All right. I talk a lot here about game design, gameplay and technical implementation details. It's time for me to ante up and actually blog through the process of making a game, or trying and failing miserably to do so. I won't promise that the end product will be interesting, but I hope the process will be fun to write and read about.
It's going to be a text adventure, for a number of reasons. For one, the scope will be easy to maintain -- we can focus on content and stick to a simple design, so this series doesn't have to become a book. For another, as regular readers know, I have a special fondness for the genre. And for a third, there are plenty of good, free tools available for creating interactive fiction.
We're going to use Inform 7 as our development tool. It's a major shift in direction from previous versions of Inform -- I have worked with Inform 6, which is more programmerly and precise. This new version attempts to let users design and implement a game using natural language, essentially turning a sophisticated parser into a compiler. I expect to wrestle with this approach a bit, especially when we get to the nitty-gritty details of debugging, but for non-programmers I think Inform 7 is likely to be more comprehensible and readable. It'll be an interesting learning experience for me too.
Care to join me? Then go download the necessary development environment at the Inform website. The Inform team has produced excellent documentation, tutorials and examples, and I encourage you to take full advantage of the years of hard work they've put in. Modern interactive fiction has benefited immeasurably from the dedication of Graham Nelson, Emily Short and others, inspired by the classic Infocom games but taking the genre into interesting new territory. Inform can be used to create all kinds of interesting interactive experiences; for this series, we're going to stick to the old-fashioned text adventure format, or something close to it.
Fear not, you won't need to follow along with the actual tools in hand -- I will try to make entertaining reading out of the process. Following along may be irritating, anyway, as I'm not really sure about the best way to structure this. So I'm going to work the way I normally work -- find something fun to focus on, and when that gets to be either finished or temporarily intractable, shift my attention to another issue for a while.
So. We begin. Let's make us a game! (he cried, leaping into his virtual pickup, his software rack brimming over with compilers and documentation)
Before we get into actual programming, let's give a little thought to the game design. My ideas here are more or less random -- our goal is to build a small but complete and playable game, not necessarily a masterpiece of interactive fiction. But a starting point is always a good place to, er, start, so...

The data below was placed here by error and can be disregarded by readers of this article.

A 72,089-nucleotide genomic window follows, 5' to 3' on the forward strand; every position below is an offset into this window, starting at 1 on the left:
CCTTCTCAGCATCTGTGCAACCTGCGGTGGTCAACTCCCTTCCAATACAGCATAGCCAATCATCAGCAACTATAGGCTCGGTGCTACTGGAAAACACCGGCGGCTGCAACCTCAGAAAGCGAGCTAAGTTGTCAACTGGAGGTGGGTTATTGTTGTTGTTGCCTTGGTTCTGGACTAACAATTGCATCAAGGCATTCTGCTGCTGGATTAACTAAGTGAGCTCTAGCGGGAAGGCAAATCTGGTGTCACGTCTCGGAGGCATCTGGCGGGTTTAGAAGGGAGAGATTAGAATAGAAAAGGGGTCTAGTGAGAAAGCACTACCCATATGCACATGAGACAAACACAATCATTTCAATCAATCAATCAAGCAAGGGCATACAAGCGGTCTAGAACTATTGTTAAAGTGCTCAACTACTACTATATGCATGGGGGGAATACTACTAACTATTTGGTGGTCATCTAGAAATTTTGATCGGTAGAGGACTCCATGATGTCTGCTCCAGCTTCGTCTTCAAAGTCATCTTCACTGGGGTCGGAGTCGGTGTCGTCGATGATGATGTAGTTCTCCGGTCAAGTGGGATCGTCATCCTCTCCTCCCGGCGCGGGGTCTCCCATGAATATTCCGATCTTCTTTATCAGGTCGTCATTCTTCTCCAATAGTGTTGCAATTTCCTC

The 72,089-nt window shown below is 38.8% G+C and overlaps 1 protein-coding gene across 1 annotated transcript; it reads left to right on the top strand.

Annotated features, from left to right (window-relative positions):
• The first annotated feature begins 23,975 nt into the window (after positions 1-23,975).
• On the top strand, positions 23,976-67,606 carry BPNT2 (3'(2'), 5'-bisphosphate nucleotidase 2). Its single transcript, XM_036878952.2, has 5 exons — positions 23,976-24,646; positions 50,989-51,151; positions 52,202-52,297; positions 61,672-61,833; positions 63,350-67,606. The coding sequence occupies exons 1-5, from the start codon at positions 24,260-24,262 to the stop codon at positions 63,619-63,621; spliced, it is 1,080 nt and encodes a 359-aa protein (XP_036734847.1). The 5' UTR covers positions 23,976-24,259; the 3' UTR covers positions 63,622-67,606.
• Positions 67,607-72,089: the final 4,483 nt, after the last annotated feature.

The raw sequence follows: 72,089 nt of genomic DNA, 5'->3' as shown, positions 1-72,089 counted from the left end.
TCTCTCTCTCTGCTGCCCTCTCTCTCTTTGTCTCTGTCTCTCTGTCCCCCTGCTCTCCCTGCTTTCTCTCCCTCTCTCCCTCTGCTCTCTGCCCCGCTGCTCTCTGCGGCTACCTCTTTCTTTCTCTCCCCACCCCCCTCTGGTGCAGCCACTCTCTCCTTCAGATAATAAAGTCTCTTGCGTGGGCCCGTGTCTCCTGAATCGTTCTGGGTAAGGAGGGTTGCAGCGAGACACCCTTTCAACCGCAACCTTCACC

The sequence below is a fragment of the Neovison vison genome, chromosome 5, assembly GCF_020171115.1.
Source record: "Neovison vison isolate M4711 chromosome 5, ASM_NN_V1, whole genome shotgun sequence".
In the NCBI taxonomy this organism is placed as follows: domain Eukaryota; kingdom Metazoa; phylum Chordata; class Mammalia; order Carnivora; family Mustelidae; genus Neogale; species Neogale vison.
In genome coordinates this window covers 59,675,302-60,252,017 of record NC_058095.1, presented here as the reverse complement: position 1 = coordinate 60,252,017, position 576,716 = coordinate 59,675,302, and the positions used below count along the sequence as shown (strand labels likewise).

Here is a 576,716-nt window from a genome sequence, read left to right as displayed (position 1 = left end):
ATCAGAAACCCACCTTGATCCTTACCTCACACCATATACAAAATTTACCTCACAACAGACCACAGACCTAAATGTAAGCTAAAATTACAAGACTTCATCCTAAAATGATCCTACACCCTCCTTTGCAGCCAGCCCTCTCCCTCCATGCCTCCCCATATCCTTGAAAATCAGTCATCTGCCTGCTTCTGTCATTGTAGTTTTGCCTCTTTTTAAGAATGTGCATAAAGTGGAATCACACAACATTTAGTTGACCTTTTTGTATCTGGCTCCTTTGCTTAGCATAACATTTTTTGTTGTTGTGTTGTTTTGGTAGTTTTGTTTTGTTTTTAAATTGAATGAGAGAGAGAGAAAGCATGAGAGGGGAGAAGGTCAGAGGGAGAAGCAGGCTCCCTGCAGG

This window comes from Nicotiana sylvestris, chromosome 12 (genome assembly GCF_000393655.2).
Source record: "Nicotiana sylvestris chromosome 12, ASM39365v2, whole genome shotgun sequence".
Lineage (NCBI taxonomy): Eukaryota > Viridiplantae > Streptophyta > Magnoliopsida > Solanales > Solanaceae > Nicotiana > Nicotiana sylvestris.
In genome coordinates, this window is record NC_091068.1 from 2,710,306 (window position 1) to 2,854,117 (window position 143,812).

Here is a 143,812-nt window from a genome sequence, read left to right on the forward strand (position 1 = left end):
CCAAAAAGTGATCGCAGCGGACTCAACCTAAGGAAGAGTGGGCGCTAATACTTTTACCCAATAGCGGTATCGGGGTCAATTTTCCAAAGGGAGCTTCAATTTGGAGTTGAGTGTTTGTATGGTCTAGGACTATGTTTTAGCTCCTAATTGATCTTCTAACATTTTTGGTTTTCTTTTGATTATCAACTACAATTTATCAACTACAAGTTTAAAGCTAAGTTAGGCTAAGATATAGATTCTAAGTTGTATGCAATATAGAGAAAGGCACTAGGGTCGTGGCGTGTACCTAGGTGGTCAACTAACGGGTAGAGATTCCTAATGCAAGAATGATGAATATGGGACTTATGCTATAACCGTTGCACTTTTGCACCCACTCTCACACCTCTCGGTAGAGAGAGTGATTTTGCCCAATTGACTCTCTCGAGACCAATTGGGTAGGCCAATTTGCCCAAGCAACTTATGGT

Extremely High-Level Design Document:
-- The protagonist is an energetic puppy named Riley. He can jump three times his own height. He cannot tell time or read. He cannot talk or understand much in the way of human language beyond certain key words. But he is a keen student of human behavior and routine, especially when food is involved. (This character choice will allow us, I hope, to come up with some interesting puzzles from a dog's perspective. Plus it sounds fun and potentially fresh.)
-- Riley's goal in this story is to retrieve and devour the family's turkey from the dinner table, before everyone sits down to dinner.
-- The map should be small -- let's start with the dining room, the kitchen, the hallway, and the back yard. There is a doggy door connecting the hallway to the back yard. There will be some interesting puzzle-related items in each of these locations, and some locations within them, like the dinner table in the dining room.
-- Nemeses include Mom and the family cat. We will have to invent some obstacles and puzzles as we flesh this scenario out.
-- We'll start the story with Riley playing in the back yard. Perhaps playing in the mud. A faint scent of turkey will drift out of the house, and that will set our story into motion.
That's enough to give us something to chew on. Suggestions and playtesting are entirely welcome as this series progresses. Please, if you have a neat idea, comment and share it!
Next time, we'll start turning this into an actual game using Inform 7. If you want to play along or use my examples to build your own story, I encourage you to download the tool and do some experimenting in the meanwhile.